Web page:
The Jackson School helped Kendall Yates discover her passion
If Kendall Yates could give her freshman self one piece of advice, she says it’d be that “college is going to be what you make of it.”
Yates, now a senior environmental sciences (EVS) major weighing job offers, wasn’t always so confident about college, or even what she was interested in. “My first year I was really just trying to figure out what was going on,” she jokes. She’d applied to the Jackson School of Geosciences’ EVS major based on her love of the environment and some good advice from her family and teachers.
As she gained experience at UT Austin, her interests and her place on campus started to come into focus. “It was in my sophomore year, doing a research project, when I got introduced to the professor-student dynamic you can have here,” Yates says. “You can be friends with your professors, especially in a school like Jackson where we all know each other.” Yates and her classmates worked closely with faculty in the field, studying the dynamics of groundwater in times of flood and drought.
After building strong connections with her professors and fellow students through research close to campus, during her junior year Yates went even further to explore her interests in the environment and sustainability. She spent the spring at the University of Queensland in Brisbane, Australia, taking classes and completing fieldwork that counted towards her Jackson School degree, and working as a research analyst intern for Sustainable Salons Australia.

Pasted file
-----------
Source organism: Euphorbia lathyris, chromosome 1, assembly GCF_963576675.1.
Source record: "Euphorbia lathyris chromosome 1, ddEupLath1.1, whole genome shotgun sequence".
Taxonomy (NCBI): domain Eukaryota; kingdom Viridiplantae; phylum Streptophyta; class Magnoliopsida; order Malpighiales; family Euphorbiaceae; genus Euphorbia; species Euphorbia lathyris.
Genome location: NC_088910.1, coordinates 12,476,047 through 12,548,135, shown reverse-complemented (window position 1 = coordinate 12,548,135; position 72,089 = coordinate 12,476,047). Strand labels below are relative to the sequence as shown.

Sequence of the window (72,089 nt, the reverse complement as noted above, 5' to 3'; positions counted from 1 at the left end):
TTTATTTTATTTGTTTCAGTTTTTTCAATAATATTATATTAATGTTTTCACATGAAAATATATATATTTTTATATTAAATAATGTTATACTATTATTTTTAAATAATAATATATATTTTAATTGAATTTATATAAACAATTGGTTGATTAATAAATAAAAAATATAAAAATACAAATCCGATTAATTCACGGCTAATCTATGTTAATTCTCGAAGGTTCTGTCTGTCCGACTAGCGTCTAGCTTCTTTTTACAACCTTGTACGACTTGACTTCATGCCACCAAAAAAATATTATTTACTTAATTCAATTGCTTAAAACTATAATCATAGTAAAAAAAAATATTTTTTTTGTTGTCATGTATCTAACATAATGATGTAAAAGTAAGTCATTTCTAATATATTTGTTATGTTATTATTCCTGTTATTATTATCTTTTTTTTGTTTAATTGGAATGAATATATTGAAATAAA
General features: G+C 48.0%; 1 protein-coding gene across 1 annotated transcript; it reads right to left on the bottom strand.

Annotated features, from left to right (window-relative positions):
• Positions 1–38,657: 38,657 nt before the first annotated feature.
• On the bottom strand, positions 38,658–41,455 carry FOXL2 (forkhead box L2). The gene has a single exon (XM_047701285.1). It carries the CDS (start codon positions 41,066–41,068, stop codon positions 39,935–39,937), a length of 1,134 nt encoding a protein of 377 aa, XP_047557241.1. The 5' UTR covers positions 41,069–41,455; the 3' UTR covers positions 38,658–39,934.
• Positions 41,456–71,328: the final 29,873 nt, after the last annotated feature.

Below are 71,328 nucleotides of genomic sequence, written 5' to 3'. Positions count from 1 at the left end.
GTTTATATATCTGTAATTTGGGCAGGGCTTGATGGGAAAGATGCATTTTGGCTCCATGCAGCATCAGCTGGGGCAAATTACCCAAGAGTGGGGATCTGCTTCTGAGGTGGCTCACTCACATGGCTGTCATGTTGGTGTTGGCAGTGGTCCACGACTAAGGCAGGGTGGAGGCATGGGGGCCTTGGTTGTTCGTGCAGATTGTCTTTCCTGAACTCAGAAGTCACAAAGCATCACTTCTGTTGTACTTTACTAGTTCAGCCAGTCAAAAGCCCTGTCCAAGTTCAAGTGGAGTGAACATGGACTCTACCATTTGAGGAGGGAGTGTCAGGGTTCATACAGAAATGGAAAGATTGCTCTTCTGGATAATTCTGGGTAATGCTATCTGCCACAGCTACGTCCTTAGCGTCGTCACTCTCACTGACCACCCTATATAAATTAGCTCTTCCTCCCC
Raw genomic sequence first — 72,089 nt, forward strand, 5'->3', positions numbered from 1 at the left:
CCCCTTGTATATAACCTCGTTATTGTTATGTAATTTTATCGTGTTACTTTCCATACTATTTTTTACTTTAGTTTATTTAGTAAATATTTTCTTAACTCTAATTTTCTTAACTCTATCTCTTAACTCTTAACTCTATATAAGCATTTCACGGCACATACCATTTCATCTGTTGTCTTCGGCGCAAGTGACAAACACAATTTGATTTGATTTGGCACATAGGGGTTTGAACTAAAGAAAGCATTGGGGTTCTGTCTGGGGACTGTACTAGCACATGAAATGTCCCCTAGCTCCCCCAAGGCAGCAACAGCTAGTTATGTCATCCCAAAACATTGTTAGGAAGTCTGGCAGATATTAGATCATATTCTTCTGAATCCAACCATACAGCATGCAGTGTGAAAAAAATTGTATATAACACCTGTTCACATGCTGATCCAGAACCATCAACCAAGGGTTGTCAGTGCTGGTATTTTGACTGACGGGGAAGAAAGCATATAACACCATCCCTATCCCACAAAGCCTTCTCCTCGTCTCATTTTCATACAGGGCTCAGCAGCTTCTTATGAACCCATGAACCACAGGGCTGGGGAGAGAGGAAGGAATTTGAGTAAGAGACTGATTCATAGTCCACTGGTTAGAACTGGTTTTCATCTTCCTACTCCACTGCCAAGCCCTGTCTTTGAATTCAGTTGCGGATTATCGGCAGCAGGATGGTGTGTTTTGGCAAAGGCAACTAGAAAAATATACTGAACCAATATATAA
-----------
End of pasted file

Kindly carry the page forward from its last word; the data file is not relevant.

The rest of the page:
Right after returning from Australia, Yates started her current internship as a sustainability analyst for Dell’s corporate social responsibility team. “That’s been an awesome experience because I get substantial work to do,” she says. “I’m talking to Dell’s suppliers to get them to improve their sustainable practices and their reporting techniques.”
Yates’ position at Dell, which she secured through Jackson School connections, has allowed her to imagine a future “dedicating my life to conservation and helping reduce consumption,” she says. She’s particularly interested in the invisible work of experts who contribute behind the scenes to make sure consumers can make more eco-friendly choices.
“If you want to make a difference, it’s so easy to do here,” she says — about Austin, the Jackson School and The University of Texas at Austin. “I just got involved in one professor’s lab and started reaching out to more people. UT is a great place to be empowered.”